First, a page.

Lastly, there were other critters that were buzzing around me, including bugs that bite. Bzzzzz….”Ooohh, happy meal!” They left their marks on my legs, which I am annoyingly scratching now.
There are places that are hard to conquer because of their natural physical barrier. Like the Masada in Israel, a fortress on top of a rock plateau 1400-feet high. This was the last foothold of the Jews against the Romans. Or the Maeda escarpment, which is a 350-foot high ridge in the island of Okinawa, Japan. The Americans lost hundreds of lives trying to capture this place, a story featured in the movie Hacksaw Ridge.
But I am not really going to talk about battles or wars today. The unconquered hill that I was alluding to was a hill in a bike route. Yes, no shedding of blood here, only sweat for it’s just a bike ride.
I participated in the RAGBRAI*, which is a popular annual week-long bicycle ride across the state of Iowa. This was my second time to join this event.
Before you really get amazed on my undertaking, I want to let you know that I only rode for one day, and not for the whole week. And I chose the day with the shortest route too, which was only 40 miles. I say only 40 miles, because on the other days, the course ranges from 60 to 88 miles.
I did not train much for this bike ride. Since I run at least 2-3 times a week and can run 3 miles comfortably, plus knowing that I have finished several half-marathons in the past, I was confident that biking 40 miles should not be a problem at all. After all, I am reasonably fit, right?
When I run for the half-marathon, I usually train for at least 2 months. But the only preparation I did for this bike ride was I performed a 5-mile exercise in a stationary bike at a gym a week before, and I rode a 10-mile road test 2 days before the real event.
That was a mistake.
My cardiopulmonary function may be alright, and my determination is like titanium, but I overlook one thing. Riding a bike uses a different set of muscles than running.
So on one of the steep uphill climb, I felt my quadriceps muscles cramping and almost giving out. They were not trained to pound on the pedal for that long. As you probably know, running uses more of the hamstrings and calf muscles, not so much in cycling.
We stopped for a while after that grueling hill, and sat at the side of the road to give my cramping quad muscles a break. This bike-ride is not a race anyway. You can do it at your own pace, and can stop several times if you want. In fact, stopping to sample the foods being sold along the way and hanging out in the small towns we passed through was encouraged.
I made it through the 40 miles ride in one piece, and without keeling over. No bruises, no fractures. Only fractured confidence.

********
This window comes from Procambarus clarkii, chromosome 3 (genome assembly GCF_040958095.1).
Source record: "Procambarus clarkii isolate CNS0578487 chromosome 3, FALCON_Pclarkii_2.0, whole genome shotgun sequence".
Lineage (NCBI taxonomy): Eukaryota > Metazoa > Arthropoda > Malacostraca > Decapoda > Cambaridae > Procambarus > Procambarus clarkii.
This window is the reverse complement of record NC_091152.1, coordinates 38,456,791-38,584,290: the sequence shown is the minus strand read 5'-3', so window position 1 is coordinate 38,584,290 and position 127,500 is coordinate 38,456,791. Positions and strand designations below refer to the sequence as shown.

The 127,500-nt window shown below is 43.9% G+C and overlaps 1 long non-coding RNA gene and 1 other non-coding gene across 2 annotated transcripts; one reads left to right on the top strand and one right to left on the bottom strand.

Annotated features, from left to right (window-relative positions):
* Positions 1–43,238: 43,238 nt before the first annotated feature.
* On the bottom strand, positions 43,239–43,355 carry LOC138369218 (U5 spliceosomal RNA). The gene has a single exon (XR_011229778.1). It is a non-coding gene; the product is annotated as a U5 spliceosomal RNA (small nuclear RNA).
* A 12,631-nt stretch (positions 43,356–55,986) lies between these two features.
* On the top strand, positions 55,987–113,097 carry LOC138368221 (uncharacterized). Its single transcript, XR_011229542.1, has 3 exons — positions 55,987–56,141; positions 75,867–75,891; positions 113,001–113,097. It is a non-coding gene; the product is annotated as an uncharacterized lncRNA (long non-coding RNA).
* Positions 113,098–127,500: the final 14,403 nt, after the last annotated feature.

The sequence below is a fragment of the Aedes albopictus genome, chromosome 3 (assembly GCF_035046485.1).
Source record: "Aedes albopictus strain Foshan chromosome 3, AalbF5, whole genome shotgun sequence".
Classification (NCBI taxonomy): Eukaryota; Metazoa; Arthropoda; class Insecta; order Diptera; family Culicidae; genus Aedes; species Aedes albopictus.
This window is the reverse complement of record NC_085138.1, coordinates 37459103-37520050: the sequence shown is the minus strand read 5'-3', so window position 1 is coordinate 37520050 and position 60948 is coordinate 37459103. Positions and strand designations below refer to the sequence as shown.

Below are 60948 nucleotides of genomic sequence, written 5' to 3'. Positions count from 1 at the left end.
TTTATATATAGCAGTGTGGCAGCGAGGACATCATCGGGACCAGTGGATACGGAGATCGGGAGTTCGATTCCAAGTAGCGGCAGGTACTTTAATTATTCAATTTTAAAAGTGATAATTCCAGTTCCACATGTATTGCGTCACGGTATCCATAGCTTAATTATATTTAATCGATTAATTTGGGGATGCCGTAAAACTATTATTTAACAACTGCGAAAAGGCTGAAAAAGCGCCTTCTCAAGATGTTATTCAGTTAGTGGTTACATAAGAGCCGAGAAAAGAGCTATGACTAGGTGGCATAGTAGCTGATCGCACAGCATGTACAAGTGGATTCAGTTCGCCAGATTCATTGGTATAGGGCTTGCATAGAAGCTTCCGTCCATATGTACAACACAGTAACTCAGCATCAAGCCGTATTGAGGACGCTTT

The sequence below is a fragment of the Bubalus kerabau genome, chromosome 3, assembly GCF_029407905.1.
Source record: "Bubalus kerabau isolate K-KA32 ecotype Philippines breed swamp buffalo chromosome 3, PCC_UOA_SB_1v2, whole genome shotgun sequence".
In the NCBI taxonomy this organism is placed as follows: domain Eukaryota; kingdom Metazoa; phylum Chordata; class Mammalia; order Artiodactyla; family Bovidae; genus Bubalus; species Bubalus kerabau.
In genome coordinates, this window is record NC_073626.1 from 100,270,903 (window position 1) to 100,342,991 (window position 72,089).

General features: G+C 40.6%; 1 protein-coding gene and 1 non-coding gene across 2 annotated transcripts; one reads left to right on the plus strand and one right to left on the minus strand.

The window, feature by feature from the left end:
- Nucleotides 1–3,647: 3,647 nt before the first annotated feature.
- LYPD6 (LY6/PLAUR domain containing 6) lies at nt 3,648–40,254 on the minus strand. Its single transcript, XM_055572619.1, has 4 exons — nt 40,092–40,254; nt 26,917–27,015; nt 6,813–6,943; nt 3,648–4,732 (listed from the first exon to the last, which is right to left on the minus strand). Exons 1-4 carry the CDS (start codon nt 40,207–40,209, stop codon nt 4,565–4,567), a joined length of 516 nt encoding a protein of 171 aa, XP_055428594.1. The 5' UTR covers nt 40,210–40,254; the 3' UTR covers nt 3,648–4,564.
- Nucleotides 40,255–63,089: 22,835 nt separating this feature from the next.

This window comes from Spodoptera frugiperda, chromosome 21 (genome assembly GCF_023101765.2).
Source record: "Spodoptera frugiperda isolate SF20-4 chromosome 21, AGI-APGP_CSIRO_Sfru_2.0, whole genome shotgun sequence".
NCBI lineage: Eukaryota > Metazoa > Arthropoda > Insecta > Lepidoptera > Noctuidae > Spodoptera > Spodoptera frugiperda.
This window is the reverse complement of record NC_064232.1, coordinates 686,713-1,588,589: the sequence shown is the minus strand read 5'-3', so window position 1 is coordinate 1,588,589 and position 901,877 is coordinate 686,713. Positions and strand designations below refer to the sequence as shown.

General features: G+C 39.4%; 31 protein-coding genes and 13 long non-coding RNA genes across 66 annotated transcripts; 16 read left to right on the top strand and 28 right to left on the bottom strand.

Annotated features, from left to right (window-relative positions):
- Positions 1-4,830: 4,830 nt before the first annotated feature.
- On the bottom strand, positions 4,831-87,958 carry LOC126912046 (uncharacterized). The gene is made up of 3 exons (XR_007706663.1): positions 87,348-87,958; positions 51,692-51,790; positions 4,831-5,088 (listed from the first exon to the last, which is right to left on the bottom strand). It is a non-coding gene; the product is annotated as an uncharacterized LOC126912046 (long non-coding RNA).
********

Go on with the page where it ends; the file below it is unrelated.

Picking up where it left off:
On the bike course of that day, the last leg was a couple of hills. I don’t know why they chose a steep hill for a finish after already pedaling 40 miles and passing so many hills. But since we were already within the vicinity of what was considered the end of the route, we skipped the last hill climb and called it a day.
We then phoned for our ride to fetch us at the street before the last hill – the last unconquered hill.
(*RAGBRAI- Register’s Annual Great Bike Ride Across Iowa; photos taken with an iPhone)
This period is one of my favorite time of the year when it’s not too cold and not too hot either. Plus the flowers are blooming. Smelling flowers are much more enjoyable than shoveling snow, you know.
I would like to share some photos of what are blooming now in our garden, that have not been eaten yet by the deer or the wild rabbits.
Purple allium and white alliums:
By the way, Allium is the Latin word for garlic. As you can surmise these plants belongs to the family of onions, garlic and shallots. Since these blooms are in the family of onions, they have the trademark smell.
Peony is named after Paeon, the Greek god of medicine and healing. I don’t know if these flowers have curative properties. But one thing for sure, they are fragrant and maybe that’s healing enough.
These large flowers last about two weeks only, so might as well take the opportunity to gather them and display them inside as well.
Below are flowers not from our garden but from a grocery store. I included them here since I like my photo of it.
Despite allergies and all, there’s one unwritten rule in our household: No fake flowers allowed.
The last photo is the harvested peonies. And a selfie of course.
(*Credit to my wife, the master horticulturist; all photos taken with an iPhone)